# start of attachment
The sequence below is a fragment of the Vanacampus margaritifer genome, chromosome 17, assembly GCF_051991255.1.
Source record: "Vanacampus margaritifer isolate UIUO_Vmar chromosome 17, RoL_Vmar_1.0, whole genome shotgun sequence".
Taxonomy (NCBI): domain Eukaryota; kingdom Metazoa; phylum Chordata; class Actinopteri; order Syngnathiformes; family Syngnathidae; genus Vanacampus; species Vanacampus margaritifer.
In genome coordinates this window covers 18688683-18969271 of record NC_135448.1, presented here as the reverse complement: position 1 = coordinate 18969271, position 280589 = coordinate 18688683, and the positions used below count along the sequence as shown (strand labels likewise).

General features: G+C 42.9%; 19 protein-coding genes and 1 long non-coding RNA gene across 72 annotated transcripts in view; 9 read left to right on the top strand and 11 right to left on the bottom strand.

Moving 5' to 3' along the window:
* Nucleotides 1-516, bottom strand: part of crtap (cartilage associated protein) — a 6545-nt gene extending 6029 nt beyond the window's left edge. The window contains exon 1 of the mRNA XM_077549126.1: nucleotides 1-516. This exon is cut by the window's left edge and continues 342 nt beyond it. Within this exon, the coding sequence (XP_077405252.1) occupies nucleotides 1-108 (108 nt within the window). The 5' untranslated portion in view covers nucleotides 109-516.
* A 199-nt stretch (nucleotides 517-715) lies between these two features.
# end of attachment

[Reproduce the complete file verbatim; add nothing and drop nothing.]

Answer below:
The sequence below is a fragment of the Vanacampus margaritifer genome, chromosome 17, assembly GCF_051991255.1.
Source record: "Vanacampus margaritifer isolate UIUO_Vmar chromosome 17, RoL_Vmar_1.0, whole genome shotgun sequence".
Taxonomy (NCBI): domain Eukaryota; kingdom Metazoa; phylum Chordata; class Actinopteri; order Syngnathiformes; family Syngnathidae; genus Vanacampus; species Vanacampus margaritifer.
In genome coordinates this window covers 18688683-18969271 of record NC_135448.1, presented here as the reverse complement: position 1 = coordinate 18969271, position 280589 = coordinate 18688683, and the positions used below count along the sequence as shown (strand labels likewise).

General features: G+C 42.9%; 19 protein-coding genes and 1 long non-coding RNA gene across 72 annotated transcripts in view; 9 read left to right on the top strand and 11 right to left on the bottom strand.

Moving 5' to 3' along the window:
* Nucleotides 1-516, bottom strand: part of crtap (cartilage associated protein) — a 6545-nt gene extending 6029 nt beyond the window's left edge. The window contains exon 1 of the mRNA XM_077549126.1: nucleotides 1-516. This exon is cut by the window's left edge and continues 342 nt beyond it. Within this exon, the coding sequence (XP_077405252.1) occupies nucleotides 1-108 (108 nt within the window). The 5' untranslated portion in view covers nucleotides 109-516.
* A 199-nt stretch (nucleotides 517-715) lies between these two features.